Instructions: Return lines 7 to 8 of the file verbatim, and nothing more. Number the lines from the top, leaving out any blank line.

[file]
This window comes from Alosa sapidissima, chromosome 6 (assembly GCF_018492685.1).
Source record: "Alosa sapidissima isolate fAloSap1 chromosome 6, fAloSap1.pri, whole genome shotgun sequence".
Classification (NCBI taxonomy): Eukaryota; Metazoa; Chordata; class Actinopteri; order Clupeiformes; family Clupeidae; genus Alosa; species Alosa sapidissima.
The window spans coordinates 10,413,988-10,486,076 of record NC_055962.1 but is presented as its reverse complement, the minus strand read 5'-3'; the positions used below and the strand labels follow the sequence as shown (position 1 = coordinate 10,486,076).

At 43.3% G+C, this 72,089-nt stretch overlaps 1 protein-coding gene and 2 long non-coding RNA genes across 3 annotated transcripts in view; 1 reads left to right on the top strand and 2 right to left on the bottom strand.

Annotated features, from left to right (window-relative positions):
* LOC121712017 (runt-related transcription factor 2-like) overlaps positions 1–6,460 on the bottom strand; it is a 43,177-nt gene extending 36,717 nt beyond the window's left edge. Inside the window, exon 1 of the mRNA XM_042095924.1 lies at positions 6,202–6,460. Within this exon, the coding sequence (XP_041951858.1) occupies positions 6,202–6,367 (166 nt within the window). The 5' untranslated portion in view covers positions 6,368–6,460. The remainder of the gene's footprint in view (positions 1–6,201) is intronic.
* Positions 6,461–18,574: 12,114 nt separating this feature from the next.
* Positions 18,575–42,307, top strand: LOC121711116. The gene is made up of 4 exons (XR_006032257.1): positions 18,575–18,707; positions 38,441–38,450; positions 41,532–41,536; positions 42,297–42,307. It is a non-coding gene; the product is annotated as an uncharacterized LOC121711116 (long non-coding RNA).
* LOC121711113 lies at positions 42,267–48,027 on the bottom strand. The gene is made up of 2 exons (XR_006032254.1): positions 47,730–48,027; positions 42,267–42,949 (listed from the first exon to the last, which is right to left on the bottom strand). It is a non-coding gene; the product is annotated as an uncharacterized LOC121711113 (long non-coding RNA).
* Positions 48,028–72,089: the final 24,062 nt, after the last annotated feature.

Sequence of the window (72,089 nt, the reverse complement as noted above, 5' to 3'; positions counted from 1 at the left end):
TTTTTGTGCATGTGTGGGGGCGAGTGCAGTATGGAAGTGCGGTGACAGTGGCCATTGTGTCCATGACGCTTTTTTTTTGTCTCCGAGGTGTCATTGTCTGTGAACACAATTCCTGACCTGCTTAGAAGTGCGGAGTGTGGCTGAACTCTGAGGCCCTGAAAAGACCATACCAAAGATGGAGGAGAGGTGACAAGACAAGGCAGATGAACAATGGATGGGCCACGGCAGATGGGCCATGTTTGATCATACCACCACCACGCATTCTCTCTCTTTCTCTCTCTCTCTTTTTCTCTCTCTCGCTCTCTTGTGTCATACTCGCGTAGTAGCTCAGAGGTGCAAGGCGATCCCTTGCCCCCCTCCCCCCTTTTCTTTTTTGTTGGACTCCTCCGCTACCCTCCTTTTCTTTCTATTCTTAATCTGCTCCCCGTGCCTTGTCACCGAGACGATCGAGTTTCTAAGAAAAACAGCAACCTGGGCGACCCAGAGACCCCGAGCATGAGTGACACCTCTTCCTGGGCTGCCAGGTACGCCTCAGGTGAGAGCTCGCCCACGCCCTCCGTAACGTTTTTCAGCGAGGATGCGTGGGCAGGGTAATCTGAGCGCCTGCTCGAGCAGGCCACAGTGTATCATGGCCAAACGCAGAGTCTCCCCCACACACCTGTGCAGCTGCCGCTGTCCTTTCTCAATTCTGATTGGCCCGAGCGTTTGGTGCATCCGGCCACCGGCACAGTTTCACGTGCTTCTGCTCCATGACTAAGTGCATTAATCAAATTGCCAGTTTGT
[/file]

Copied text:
* LOC121712017 (runt-related transcription factor 2-like) overlaps positions 1–6,460 on the bottom strand; it is a 43,177-nt gene extending 36,717 nt beyond the window's left edge. Inside the window, exon 1 of the mRNA XM_042095924.1 lies at positions 6,202–6,460. Within this exon, the coding sequence (XP_041951858.1) occupies positions 6,202–6,367 (166 nt within the window). The 5' untranslated portion in view covers positions 6,368–6,460. The remainder of the gene's footprint in view (positions 1–6,201) is intronic.
* Positions 6,461–18,574: 12,114 nt separating this feature from the next.